Despite being an "important figure" Washington excludes Zarif from its sanctions on Tehran News -

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WASHINGTON (Reuters) – The United States has decided not to impose sanctions on Iran's foreign minister, Mohammad Javad Zarif, for the time being, a sign that Washington may leave the door open to diplomacy.

US Treasury Secretary Stephen Menuchin said on June 24 that Zarif would be blacklisted that week.

A Treasury Department spokesman was asked why Zarif had not been sanctioned so far, a senior Trump administration official told reporters on Wednesday
"We are certainly looking for different ways to impose additional sanctions on Tehran … Foreign Minister Zarif is an important figure, and we will inform you of the latest developments …
When we have other information. "

The two sources did not give Reuters specific reasons for the decision on Thursday, and one informed source, speaking on condition of anonymity, said US Secretary of State Mike Pompeo had opposed Zarif's inclusion in the list "at the moment."

The State Department has yet to respond to a request to comment on the decision.

Zarif is expected to attend a ministerial meeting at the United Nations next week on sustainable development goals. To do so, the United States would have to grant him a visa, another sign that Washington was delaying sanctions at the moment.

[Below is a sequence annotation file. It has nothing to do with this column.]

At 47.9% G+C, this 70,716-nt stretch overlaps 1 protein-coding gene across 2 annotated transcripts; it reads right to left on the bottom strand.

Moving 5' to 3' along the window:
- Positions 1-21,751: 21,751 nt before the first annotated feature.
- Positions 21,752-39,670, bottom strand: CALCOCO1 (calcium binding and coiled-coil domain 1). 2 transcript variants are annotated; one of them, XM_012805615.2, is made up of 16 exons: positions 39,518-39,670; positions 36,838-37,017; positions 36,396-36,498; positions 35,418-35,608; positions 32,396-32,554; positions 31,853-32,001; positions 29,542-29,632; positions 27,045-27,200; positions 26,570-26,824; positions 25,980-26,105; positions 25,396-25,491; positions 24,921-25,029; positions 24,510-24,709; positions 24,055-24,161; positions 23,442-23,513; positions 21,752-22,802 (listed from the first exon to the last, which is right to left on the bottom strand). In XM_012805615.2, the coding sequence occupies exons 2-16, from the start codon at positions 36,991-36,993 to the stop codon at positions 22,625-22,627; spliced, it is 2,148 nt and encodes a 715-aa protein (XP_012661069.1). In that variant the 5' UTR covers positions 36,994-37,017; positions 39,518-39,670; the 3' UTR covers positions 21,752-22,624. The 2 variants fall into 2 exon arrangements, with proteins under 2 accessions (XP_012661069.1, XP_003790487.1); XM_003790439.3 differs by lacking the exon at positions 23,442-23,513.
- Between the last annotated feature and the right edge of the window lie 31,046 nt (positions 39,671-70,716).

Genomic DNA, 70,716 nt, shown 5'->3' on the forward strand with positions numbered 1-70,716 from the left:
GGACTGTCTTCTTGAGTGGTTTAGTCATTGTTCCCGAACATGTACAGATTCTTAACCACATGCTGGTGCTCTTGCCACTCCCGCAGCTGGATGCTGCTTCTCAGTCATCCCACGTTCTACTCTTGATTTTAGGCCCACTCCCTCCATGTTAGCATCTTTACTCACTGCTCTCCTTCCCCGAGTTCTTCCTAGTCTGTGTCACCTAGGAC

The New York Times on July 4 quoted Zarif as saying in an e-mail that he had no property or bank accounts outside Iran. "So I have no personal problem with possible sanctions," he said.

Tehran calls for the release of its oil tanker

In another context, Iranian Foreign Ministry spokesman Abbas Mousavi called on Britain to immediately release the giant oil tanker, seized by the Royal Marines last week on suspicion of violating European sanctions to transfer oil to Syria.

"This is a dangerous game with consequences," Moussaoui told the Islamic Republic of Iran (IRNA) news agency. "The legal pretexts for detention are not sound … the release of the tanker is in the interest of all countries … foreign powers must leave the region because Iran and other regional states are able to ensure the security of the region" . Iran has warned against retaliation if Britain does not release the tanker.

Britain said on Thursday that three Iranian ships had tried to intercept a British tanker passing through the Strait of Hormuz, through which Middle East oil flows into the world, but retreated when confronted by a British warship. Iran has denied that its ships have done so.

"We commend the Royal Navy for ensuring freedom of navigation and we will continue to work with our allies to ensure that the Iranian regime does not disrupt maritime security and global trade," US Secretary of State Mike Pompeo said in a tweet on Twitter.

(Reuters)

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